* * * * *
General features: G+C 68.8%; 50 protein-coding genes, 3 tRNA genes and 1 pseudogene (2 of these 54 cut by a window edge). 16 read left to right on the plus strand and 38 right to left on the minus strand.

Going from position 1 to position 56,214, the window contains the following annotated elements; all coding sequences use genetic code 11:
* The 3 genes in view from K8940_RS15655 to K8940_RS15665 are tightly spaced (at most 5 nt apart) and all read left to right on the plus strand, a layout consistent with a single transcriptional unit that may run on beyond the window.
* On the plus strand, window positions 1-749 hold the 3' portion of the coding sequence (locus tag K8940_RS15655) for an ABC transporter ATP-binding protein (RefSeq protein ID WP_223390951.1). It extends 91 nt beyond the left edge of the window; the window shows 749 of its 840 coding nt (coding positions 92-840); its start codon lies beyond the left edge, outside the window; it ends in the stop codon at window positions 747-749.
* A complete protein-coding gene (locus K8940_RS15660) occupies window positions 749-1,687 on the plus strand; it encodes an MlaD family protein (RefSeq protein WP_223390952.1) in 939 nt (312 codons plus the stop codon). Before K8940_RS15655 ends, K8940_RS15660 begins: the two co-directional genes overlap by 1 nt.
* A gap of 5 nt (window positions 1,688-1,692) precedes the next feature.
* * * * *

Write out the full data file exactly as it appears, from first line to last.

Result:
General features: G+C 68.8%; 50 protein-coding genes, 3 tRNA genes and 1 pseudogene (2 of these 54 cut by a window edge). 16 read left to right on the plus strand and 38 right to left on the minus strand.

Going from position 1 to position 56,214, the window contains the following annotated elements; all coding sequences use genetic code 11:
* The 3 genes in view from K8940_RS15655 to K8940_RS15665 are tightly spaced (at most 5 nt apart) and all read left to right on the plus strand, a layout consistent with a single transcriptional unit that may run on beyond the window.
* On the plus strand, window positions 1-749 hold the 3' portion of the coding sequence (locus tag K8940_RS15655) for an ABC transporter ATP-binding protein (RefSeq protein ID WP_223390951.1). It extends 91 nt beyond the left edge of the window; the window shows 749 of its 840 coding nt (coding positions 92-840); its start codon lies beyond the left edge, outside the window; it ends in the stop codon at window positions 747-749.
* A complete protein-coding gene (locus K8940_RS15660) occupies window positions 749-1,687 on the plus strand; it encodes an MlaD family protein (RefSeq protein WP_223390952.1) in 939 nt (312 codons plus the stop codon). Before K8940_RS15655 ends, K8940_RS15660 begins: the two co-directional genes overlap by 1 nt.
* A gap of 5 nt (window positions 1,688-1,692) precedes the next feature.